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Romeo & Juliet

Royal New Zealand Ballet

St James Theatre,
Wellington, 4 May 2023.

Choreography: Andrea Schermoly
Music: Sergei Prokofiev
Set & Costume Design: James Acheson
Lighting Design: Jeremy Fern
New Zealand Symphony Orchestra conducted by: Hamish McKeich

Reviewed by Brigitte Knight

Photograph: Stephen A’Court

The Royal New Zealand Ballet celebrates its 70th Anniversary in 2023, a truly magnificent achievement reflecting the extraordinary talent and determination of the artists and crew, past and present, who have fuelled the consistent delivery of productions of remarkable quality. It is an anniversary made all the more impressive for being realised in a small country with some enduring parochial attitudes about the value of ballet and worth of our artists. The depth of artistic talent within the company has served it admirably through the first part of its 70th year, under interim senior leadership.  

Programming for the 70th Anniversary leads with ambitious new choreography by Andrea Schermoly for the Francesco Ventriglia production of Romeo & Juliet (2017). South African born Andrea Schermoly is resident choreographer at Louisville Ballet Company and was introduced to Royal New Zealand Ballet audiences with her commissioned short contemporary ballet Stand to Reason  - a remarkable work of power, sensitivity, depth, and intelligence, that was staged for a 2018 Wellington-only season Strength & Grace, and restaged for the national tour of Bold Moves in 2019. Romeo & Juliet is Schermoly’s first full-length classical narrative ballet, and a substantial undertaking; the ballet is in three acts, over two hours long, interprets Shakespeare’s beloved play, and follows highly successful Royal New Zealand Ballet productions in 2003 (Christopher Hampson) and 2017 (Francesco Ventriglia).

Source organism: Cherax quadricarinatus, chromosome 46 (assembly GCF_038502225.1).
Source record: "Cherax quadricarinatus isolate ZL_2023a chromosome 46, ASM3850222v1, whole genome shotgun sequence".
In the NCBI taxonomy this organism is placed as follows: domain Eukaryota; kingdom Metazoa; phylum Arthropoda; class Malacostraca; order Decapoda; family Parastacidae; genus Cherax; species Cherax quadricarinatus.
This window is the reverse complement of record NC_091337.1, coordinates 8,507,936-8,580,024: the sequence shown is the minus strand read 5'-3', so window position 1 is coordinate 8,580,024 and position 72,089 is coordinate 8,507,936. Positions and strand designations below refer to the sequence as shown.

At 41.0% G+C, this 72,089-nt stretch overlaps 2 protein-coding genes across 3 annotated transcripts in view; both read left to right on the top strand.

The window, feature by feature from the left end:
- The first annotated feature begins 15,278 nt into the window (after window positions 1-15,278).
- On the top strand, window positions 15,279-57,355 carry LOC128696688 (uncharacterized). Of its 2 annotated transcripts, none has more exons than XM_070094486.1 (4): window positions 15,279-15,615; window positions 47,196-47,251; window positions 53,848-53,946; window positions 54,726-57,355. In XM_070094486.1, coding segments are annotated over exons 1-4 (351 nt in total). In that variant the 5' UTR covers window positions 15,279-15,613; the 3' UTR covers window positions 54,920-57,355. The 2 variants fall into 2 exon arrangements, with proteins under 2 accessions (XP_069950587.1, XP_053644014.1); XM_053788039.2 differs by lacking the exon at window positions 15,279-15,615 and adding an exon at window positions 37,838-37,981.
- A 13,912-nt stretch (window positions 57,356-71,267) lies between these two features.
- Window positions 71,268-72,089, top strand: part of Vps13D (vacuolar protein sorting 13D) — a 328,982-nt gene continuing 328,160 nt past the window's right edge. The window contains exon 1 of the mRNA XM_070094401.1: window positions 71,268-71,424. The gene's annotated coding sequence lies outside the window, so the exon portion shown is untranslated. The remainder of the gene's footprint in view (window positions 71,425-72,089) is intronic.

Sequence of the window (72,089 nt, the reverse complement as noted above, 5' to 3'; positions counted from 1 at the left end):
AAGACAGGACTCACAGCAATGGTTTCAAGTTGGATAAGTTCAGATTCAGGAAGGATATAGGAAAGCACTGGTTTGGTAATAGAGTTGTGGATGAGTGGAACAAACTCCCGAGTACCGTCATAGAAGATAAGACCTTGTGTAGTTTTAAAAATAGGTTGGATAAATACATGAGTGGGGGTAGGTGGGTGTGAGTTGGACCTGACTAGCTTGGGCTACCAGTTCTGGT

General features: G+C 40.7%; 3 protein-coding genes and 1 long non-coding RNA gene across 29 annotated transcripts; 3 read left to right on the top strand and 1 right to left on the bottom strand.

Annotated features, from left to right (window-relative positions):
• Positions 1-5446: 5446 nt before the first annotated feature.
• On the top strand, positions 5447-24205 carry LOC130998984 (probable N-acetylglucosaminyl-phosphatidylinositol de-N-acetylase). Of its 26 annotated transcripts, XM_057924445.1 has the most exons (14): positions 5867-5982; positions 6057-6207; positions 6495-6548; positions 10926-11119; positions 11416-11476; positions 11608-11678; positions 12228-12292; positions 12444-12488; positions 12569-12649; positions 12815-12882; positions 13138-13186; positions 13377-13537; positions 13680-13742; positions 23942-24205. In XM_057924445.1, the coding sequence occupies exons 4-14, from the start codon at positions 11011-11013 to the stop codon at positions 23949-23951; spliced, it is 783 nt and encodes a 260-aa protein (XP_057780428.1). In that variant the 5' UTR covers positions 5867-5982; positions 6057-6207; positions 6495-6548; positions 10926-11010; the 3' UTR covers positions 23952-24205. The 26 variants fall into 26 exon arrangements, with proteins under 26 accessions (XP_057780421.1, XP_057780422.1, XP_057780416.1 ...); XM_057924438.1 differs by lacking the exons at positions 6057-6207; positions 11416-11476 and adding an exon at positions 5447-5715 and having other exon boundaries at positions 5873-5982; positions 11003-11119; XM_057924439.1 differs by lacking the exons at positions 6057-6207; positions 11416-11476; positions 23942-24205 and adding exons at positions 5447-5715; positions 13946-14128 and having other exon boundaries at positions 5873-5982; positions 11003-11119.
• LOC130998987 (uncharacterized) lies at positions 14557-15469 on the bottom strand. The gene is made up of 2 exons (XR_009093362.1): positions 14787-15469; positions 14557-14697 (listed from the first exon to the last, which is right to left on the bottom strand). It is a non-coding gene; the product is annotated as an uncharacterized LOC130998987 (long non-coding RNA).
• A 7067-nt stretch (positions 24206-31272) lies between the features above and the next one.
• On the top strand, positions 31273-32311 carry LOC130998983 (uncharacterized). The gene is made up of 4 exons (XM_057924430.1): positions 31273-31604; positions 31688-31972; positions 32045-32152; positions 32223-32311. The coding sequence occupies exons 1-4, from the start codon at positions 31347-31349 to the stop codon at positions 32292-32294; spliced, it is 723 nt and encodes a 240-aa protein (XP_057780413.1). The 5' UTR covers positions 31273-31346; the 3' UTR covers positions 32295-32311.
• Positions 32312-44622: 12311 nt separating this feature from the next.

Photograph: Stephen A’Court

A significant parameter for Schermoly is that her new production of Romeo & Juliet retains the set and costume designs of Ventriglia’s 2017 vision. Her movement vocabulary and more contemporary choreographic voice need to meld with the pre-existing visual world of the ballet. Schermoly approaches this challenge by working predominantly within the classical ballet canon, with subtle but consistent contemporary motifs, some unexpected pas de deux partnering, and by featuring lead women characters with physical and intellectual agency reacting to real societal restrictions. Juliet danced by Katherine Minor and Rosaline danced by Kirby Selchow master impressively sustained balances and promenades alone that would normally be supported by a male partner. The choreography is dense and imaginative. Musicality is stronger in some sections than others leaving room for the evocative score to be more intricately synthesised with movement choices at times. 

Schermoly introduces some effective dramatic conventions in Romeo and Juliet, such as when time freezes in Act III (which is seeded briefly in Act I) and feels satisfyingly akin to West Side Story’s (1961) Dance at the Gym. Were a longer rehearsal period available development and exploration of these ideas, and strengthening of choreographic contrast between Capulet and Montague might have been explored. The production delivers its narrative clearly and with some welcome light-heartedness, although the dramaturgy calls at times for more investment. Elements of character development, chemistry, nuances of relationships, and power play between both relations and enemies don’t always progress to and earn the dramatic heights pitched in second and third acts. Some significant points in the story land with unexpected humour and evoke laughter, such as the killing of Tybalt and the bedroom scene in Act III, although generally the audience picks up what the choreography intends and our beloved star-crossed lovers deliver their tale of woe.